The decade brought a pressing need for restaurateurs to revamp their vocabularies. “Technology” had previously been the term for sophisticated new ovens, POS systems and other devices that were virtually unknown to the guest. Suddenly, that label was being applied to the new capabilities of cellphones, tablets and other connections to customers, including a whole new form of communication called social media.
Similarly, operators began hearing the terms “local,” “transparency” and “clean label,” which they attributed to consumers’ growing demand to know exactly what they were eating. Health, once a marginal matter to most chains, became far more important, and consumers no longer accepted the loss of flavor as the price of getting something better for them.
The biggest redefinition came with the infiltration of the business by tech-based disruptors such as Uber, Amazon, DoorDash and Postmates. Suddenly, “delivery” no longer referred to the off-premise advantage enjoyed by pizza and Chinese joints. The third-party entrants opened the way for operations of all stripes to offer delivery—albeit for a steep price paid to the new middlemen.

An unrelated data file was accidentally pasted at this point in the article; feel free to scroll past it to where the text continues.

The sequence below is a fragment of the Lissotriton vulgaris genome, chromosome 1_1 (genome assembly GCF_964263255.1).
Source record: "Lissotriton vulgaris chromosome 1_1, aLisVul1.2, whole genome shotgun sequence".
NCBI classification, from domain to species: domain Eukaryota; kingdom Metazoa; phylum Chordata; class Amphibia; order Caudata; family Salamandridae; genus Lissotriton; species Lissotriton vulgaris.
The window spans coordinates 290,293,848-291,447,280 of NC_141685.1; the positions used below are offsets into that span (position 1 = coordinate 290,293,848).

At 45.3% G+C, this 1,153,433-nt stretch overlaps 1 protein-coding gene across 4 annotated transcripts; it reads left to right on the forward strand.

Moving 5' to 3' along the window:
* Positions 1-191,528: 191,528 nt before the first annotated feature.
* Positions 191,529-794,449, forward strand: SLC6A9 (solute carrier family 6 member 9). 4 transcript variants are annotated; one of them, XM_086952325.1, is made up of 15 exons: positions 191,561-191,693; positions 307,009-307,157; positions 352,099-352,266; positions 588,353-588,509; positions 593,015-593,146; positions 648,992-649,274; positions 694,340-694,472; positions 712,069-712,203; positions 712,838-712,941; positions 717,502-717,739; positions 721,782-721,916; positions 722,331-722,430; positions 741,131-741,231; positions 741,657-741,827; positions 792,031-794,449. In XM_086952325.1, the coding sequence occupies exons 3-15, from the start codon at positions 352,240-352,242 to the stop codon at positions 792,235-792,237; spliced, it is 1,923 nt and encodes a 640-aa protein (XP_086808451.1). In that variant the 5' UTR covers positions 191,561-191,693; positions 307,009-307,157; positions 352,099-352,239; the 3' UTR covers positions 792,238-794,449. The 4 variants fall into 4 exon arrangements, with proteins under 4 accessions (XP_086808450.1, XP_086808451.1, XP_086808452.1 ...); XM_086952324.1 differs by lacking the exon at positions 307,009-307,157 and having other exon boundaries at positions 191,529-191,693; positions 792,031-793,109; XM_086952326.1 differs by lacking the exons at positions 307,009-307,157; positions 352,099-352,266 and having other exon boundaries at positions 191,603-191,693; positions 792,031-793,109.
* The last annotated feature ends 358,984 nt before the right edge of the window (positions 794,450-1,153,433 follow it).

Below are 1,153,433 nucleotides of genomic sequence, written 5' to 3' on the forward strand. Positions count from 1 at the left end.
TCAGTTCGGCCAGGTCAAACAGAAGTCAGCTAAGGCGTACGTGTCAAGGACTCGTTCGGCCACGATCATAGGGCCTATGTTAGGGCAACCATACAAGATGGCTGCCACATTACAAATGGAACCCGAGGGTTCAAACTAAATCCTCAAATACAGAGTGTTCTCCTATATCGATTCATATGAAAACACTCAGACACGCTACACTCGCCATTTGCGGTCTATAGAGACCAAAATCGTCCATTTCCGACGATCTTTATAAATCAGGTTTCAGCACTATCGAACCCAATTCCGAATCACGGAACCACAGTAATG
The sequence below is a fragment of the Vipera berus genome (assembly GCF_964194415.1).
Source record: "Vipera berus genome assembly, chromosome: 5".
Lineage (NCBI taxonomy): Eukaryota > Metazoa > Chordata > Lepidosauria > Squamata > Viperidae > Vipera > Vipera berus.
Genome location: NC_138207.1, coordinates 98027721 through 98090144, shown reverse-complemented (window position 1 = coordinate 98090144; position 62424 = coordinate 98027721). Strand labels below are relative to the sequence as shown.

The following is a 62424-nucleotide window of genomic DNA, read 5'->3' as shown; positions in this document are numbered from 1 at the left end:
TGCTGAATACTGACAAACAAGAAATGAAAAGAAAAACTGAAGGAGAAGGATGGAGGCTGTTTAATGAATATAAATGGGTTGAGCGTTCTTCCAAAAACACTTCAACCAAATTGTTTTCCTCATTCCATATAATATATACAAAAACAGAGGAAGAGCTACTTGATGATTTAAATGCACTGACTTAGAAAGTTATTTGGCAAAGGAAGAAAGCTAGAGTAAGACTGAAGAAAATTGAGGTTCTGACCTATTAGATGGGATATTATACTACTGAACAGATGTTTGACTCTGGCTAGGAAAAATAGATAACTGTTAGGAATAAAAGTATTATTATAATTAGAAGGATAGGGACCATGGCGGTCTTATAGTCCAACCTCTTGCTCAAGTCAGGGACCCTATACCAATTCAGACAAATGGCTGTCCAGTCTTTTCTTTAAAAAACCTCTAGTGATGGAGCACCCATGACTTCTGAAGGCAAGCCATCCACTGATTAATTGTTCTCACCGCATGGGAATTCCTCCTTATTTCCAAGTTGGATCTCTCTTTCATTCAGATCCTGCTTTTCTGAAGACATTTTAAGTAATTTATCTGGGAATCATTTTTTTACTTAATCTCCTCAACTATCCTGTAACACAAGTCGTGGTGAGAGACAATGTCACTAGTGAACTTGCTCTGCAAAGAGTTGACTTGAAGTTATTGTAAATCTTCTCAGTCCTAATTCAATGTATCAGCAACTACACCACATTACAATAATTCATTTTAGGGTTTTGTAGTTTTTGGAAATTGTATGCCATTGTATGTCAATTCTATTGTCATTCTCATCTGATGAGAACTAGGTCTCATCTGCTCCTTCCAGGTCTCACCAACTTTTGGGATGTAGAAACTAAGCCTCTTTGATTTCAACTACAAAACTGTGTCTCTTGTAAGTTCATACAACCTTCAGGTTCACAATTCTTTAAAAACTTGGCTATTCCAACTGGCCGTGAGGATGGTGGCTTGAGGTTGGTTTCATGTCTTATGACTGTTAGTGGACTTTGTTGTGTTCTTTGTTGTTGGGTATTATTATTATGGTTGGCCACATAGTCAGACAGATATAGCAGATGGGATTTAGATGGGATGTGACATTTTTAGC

Third-party delivery sales halfway through 2018 would have made the combined services the industry's third-largest chain.
The boom in off-premise business would be a salve to an industry smarting from a prolonged and largely still unexplained downturn in customer traffic. Some blamed overexpansion from the influx of PE capital. Others cited the Netflix effect, a desire to nest and watch streaming entertainment instead of dining out. Some diagnosed the industry’s challenge as the new normal of a mature business.
Where we are
Even with the slowdown, the restaurant business stands today as an economic engine generating annual sales of $825 billion from more than 1 million establishments, which collectively employ 15.1 million people.
All signs suggest it’s ready for the next 100 years.